The specially appointed Holocaust Memorial Artist Selection Committee overwhelmingly favored Daniel Libeskind’s design for an 18-foot tall brushed stainless-steel memorial accompanied by a 40-foot walkway and memorial words etched in limestone. — dispatch.com
After a daylong meeting in which the panel heard extensive presentations from all three artists, Richard H. Finan, chairman of the Capitol Square Review and Advisory Board, which will make the final decision on the design, strongly opposed Libeskind’s proposal. He said a memorial with a Jewish...
The investor behind a controversial luxury housing complex in the German capital has suspended construction after thousands protested plans to remove a section of the Berlin Wall to accomodate the building. He will try to find a compromise at a meeting with officials later this month. — spiegel.de
“I would hate to stop the process and lose the momentum, especially since a lot of time, money, and effort has been expended on this memorial,” he wrote. “However, given the continued opposition with the Eisenhower family, I question whether we can ever resolve the differences ... and whether it would be in our best interest to continue to move forward.” — washingtonpost.com
The creation of a public monument is a fraught business these days. That the pristine work of an architect nearly 40 years dead should rise intact, in today’s contentious political, legal and aesthetic climate, is a wonder. And how timely it is that the legacy of Franklin D. Roosevelt should be honored in such eloquent fashion at a moment when powerful political forces in this country seek to dismantle it. — Places Journal
Why is the design of memorials so fraught? Belmont Freeman reviews the design and politics of diverse memorials to American presidents, with a focus on Four Freedoms Park in New York City, the memorial to Franklin Roosevelt designed by Louis Kahn that opened last month.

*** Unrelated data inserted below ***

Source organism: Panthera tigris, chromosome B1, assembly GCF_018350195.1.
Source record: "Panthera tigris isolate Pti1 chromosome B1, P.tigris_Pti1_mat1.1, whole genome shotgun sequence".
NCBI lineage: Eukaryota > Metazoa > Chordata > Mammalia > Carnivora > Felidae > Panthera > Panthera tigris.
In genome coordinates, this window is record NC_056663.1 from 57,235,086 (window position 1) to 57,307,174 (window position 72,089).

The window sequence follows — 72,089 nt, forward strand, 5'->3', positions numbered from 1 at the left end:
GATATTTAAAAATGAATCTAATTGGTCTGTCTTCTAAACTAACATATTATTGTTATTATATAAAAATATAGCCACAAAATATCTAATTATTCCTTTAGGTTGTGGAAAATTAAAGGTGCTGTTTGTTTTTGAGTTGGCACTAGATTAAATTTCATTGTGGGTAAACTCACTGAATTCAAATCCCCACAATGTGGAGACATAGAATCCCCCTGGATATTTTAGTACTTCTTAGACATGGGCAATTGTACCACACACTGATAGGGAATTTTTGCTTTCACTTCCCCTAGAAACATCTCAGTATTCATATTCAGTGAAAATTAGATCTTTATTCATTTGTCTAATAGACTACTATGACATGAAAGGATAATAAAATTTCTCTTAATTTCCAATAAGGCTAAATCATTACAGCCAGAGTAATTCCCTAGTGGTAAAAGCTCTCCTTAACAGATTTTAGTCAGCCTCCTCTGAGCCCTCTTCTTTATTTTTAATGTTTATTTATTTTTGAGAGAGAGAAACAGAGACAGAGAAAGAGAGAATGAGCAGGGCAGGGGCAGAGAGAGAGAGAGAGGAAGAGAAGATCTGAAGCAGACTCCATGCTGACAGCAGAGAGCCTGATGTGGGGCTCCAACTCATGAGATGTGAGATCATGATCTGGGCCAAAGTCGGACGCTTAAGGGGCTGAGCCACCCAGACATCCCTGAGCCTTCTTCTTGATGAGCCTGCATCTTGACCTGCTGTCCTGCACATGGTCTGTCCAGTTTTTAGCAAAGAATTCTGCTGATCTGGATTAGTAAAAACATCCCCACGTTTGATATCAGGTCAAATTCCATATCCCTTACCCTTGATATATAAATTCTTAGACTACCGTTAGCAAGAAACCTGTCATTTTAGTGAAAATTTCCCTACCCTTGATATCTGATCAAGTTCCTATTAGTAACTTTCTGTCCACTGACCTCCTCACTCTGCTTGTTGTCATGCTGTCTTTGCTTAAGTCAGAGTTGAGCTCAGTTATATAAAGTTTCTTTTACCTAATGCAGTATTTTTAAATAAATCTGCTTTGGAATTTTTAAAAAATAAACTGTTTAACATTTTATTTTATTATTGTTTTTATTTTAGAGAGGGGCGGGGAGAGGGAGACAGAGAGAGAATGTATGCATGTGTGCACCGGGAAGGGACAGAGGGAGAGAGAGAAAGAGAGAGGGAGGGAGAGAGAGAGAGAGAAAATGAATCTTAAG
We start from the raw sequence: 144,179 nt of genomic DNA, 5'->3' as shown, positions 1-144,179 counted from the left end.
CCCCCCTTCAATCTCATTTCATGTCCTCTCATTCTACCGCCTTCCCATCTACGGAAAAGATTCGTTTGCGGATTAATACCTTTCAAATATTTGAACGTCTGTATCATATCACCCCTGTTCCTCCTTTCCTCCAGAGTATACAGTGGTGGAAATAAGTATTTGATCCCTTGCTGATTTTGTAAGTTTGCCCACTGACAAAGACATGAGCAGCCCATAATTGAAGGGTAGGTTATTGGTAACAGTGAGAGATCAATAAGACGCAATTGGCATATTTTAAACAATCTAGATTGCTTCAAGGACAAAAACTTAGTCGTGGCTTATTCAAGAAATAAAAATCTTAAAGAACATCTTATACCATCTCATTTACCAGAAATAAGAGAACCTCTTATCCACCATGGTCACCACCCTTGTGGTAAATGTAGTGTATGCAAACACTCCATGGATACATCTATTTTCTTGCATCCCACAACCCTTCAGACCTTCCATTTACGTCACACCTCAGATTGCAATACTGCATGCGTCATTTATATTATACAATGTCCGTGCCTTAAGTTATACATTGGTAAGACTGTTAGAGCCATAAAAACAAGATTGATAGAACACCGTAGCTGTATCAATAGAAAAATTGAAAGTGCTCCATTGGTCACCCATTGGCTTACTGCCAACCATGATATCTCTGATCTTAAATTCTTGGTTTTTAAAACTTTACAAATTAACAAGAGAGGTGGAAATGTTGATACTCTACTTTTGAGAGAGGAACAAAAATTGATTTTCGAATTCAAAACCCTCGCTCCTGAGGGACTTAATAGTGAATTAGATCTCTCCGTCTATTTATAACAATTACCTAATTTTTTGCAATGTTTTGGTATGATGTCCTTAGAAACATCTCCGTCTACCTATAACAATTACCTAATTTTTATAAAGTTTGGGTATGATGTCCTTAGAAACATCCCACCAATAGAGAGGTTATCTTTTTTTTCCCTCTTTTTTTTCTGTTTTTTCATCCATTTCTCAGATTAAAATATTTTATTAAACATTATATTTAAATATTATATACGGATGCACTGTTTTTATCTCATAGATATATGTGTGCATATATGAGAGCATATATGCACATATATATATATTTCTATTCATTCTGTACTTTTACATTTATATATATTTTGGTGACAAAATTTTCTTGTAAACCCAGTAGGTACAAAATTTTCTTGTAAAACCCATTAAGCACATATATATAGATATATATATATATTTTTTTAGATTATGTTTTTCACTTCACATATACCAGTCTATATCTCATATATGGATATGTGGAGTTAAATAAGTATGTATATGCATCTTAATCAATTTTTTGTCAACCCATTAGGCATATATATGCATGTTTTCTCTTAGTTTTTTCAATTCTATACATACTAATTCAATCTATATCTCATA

Ms. Lin conceived "What Is Missing?" as the fifth, and last, of her memorial projects, which began with the Vietnam Veterans Memorial built on the National Mall in Washington, D.C., in 1982. — post-gazette.com
"What has fueled the Eisenhower memorial controversy in the media are the public pronouncements of two of the president’s granddaughters, Susan and Anne Eisenhower, who have proclaimed themselves dissatisfied with the design. Understandably, their position is being taken seriously. Yet I am concerned that the growing public brouhaha will ultimately weaken the memorial design." — The New York Times Op-ed by Witold Ribczynski
Frank Gehry didn't attend Monday's congressional hearing about his design for the planned Dwight D. Eisenhower Memorial in Washington. But the Los Angeles architect sent a letter defending his controversial conception of the public memorial, while also stating that he is open to the idea of changes. — latimesblogs.latimes.com
The act of memorializing the AIDS epidemic with a physical gesture goes beyond remembering and honoring the dead. AIDS is not a war, nor a disease conquered. There are no definite dates or victims. In our design process, we emphasize the changing and varied ways through which AIDS affects us personally and as a society. It is important to create a space that conveys our sense of solemn respect, remembrance and loss, without resorting to symbolism around a date, image, or names. — aidsmemorialpark.org
The world’s most-famous architect sailed into a storm of old-fashioned Washington controversy this week.
At a public conversation Wednesday at the National Archives, Frank Gehry encountered hostile questions from audience members about his designs for a memorial to Dwight David Eisenhower planned for a prominent spot on Independence Avenue, just south of the Mall. — washingtonpost.com
On September 11, 2010 fieldoffice launched an effort that will acknowledge lives lost during the tragedy of September 11, 2001 as well as reconstruct as many views of the city’s lost skyline. Thousands of glass plates, inscribed with a written dedication to a victim and an outline of the missing skyline, will populate New York City from anywhere in the city that the towers would have been visible. — dispersed-memorial.net
What hit me there was the awful anticlimax of repetition. A singular moment, the Big Bang that launched a fearful decade, is marked by déjà vu. “Never forget,” this monument exhorts—and then says it again — New York Magazine
Justin Davidson reviews Michael Arad's almost completed 9/11 memorial. He finds that while the original concept was noteworthy for its poetic simplicity, a thicket of bureaucracies, budgets, rules, security fears, agendas, and political interests have dogged virtually every step of the...
On the 10-year anniversary of the Sept. 11, 2001 attacks, the National September 11th Memorial will open to the public. This event marks the end of a process that began with an international design competition that yielded 5,201 submissions from 63 nations. — gothamgazette.com
Brooklyn/Copenhagen-based HAO / Holm Architecture Office in collaboration with Archiland Beijing, Kragh & Berglund landscape architects, and engineering consultants Cowi Beijing, has won first prize in a competition to design the Samaranch Memorial Museum in Tianjin, China. — bustler.net
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